In October, Maui County notified WMSA that it was terminating the association’s current $243,000 grant. That was the agency’s main source of funding. WMSA received about $60,000 of the grant.
WMSA has received more than $2.2 million in county funding in the last decade.
In December, the association’s former landlord went to court to seek nearly $10,000 in unpaid rent and other fees. The landlord has not collected his money.
In May, the county filed suit claiming the organization violated its county grant agreement and should return more than $11,000 worth of personal property bought with county funds and any remaining funds obtained under the grant.
Last year, a former attorney for WMSA said the organization was forced to downsize and laid off its entire staff, including its executive director. A court filing said the downsizing was primarily due to the state’s investigation.
(Via email, Cannon said the organization’s executive director and staff were laid off “due to WMSA’s desire to conserve funds only, and was not related to Jones’ investigation at all . . . We greatly regretted having to lay them off due to our lack of funds. They left with our highest recommendations and sincere heartfelt appreciation for many years of excellent work and dedication to our mission.”)
By June, all of WMSA’s directors, including Cannon had resigned.
Cannon said Wednesday that they were forced to resign after being shown a draft lawsuit against them if they did not resign.
In court and outside of court Wednesday, Cannon brought up allegations of why the organization was in court and blamed it on the county.
He said that Perreira was invited to meet with top county administrators to share her comments about the Planning Department. But following the meeting, the Planning Department came back with demands that were out of scope of the county’s agreement with the association.
The county had asked for information on WMSA clients that could involve information provided to the organization in confidence, he said.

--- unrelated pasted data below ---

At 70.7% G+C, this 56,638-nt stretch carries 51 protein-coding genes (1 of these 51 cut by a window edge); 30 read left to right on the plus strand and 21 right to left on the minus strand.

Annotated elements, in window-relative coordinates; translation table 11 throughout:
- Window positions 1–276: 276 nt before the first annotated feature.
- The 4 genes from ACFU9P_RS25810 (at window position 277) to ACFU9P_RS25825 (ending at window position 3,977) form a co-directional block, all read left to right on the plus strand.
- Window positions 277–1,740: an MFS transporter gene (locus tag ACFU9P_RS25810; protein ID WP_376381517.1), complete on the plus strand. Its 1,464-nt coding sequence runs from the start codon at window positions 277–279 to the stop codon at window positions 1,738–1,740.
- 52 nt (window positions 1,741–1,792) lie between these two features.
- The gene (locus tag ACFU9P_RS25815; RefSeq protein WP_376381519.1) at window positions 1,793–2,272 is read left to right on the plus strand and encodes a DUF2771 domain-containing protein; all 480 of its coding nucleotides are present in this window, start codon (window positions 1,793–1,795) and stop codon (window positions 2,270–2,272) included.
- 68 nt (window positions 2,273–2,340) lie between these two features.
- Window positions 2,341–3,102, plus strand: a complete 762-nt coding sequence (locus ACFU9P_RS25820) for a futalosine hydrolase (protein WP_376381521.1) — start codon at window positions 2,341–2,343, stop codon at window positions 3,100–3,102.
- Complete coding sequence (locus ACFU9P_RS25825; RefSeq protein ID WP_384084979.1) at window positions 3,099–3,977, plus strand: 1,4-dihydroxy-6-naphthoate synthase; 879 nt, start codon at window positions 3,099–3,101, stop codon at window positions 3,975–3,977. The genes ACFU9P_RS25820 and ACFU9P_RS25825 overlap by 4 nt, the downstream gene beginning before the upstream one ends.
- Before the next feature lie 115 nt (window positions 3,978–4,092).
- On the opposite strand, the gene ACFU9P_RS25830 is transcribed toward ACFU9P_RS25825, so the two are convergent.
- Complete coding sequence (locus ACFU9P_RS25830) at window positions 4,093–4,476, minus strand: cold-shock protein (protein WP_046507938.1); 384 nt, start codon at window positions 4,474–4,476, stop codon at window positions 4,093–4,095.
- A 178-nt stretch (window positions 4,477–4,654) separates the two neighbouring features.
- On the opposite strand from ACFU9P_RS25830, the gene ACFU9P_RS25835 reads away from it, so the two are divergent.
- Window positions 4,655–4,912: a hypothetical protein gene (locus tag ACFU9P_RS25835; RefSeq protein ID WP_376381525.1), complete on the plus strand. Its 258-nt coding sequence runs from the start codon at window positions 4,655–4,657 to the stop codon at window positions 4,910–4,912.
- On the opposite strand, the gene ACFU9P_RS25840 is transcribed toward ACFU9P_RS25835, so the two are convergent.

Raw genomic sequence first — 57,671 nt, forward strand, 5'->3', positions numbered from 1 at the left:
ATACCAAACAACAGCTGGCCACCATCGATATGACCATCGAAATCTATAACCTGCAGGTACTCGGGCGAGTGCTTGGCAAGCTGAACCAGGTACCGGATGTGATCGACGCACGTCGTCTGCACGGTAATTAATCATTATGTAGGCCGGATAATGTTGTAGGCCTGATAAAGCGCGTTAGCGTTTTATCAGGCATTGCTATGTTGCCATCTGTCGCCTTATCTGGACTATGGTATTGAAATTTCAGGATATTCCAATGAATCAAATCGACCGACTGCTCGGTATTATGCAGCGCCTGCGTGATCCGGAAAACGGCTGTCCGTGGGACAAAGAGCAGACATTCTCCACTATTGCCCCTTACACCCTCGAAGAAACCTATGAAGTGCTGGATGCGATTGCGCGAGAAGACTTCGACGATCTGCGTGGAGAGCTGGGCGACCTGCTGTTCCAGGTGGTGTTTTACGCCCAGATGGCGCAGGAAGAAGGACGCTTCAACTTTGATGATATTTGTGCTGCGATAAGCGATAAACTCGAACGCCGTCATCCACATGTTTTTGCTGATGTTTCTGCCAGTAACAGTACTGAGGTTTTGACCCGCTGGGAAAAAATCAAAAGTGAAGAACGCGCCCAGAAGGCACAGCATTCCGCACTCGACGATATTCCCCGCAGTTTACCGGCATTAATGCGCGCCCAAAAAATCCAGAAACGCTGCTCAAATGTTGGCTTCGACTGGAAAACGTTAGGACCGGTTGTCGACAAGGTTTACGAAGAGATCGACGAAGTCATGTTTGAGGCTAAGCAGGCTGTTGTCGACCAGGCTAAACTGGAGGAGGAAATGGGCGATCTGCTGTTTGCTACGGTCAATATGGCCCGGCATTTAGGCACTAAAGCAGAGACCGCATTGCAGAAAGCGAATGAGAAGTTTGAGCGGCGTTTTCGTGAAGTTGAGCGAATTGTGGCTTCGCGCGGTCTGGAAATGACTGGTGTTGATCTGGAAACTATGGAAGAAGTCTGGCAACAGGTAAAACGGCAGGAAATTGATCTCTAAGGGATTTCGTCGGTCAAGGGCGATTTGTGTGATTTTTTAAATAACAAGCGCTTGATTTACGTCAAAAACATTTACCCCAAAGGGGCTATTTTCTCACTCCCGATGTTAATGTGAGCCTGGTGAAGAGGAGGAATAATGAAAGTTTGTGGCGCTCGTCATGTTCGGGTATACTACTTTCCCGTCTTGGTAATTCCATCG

Cannon also brought up old allegations of Jones picking on the organization and himself, and he charged that Jones did not speak to the board and “never got our side of the story.” He said Jones only listened to “disgruntled” board member and former Chairman Sam Clark, who sat in on the court hearing Wednesday.
Cannon stressed that no one followed up on a “point-by-point,” multiple-page response from WMSA to Jones’ earlier complaint.
Outside of court, Jones said the state “vigorously disputes Cannon’s allegations of harassment.”
“The attorney general’s office (has) bent over backwards to give it a way out of this situation and they reneged on every agreement,” he said.
Jones said the state asked the board to follow its bylaws as well as restructure itself following the investigation and report, but it was never done. Other plans such as a voluntary dissolution plan also were not followed.
“So simply we were forced to be here today to clean up the remaining assets of the public charity,” he said. “Everything Mr. Cannon has said in court today is purely hearsay and totally inadmissible.”
Jones said Clark was not a disgruntled board member and did not call for an investigation of WMSA.
Clark contacted the attorney general’s office while chairman to get direction and clarification on what documents he was allowed to see, Jones said, noting Clark was not able to see many documents that should be available to the board.
In response to Cannon’s allegations about the county, Maui County Communications Director Rod Antone said in an email: “The fact is the WMSA did not follow the terms of their agreement. They received county funds, but when we asked them to account for those funds they refused. Mayor Arakawa would like to thank Hugh Jones and the state Attorney General’s Office for proving that fact in court and for paving the way for the county to have its assets returned. Now, hopefully, we can all move on from this issue.”
Antone said the county will probably file a motion to dismiss its lawsuit against WMSA because essentially it is an organization that no longer exists.
Department of Planning Director Will Spence said after attending the hearing that the dissolving of WMSA is “sad” for a longtime organization.
But he added that, in the county’s case, the organization never provided information requested.
Spence added that when WMSA was formed it had a value.
“I’m not sure where things went wrong,” he said.
* Melissa Tanji can be reached at mtanji@maui news.com.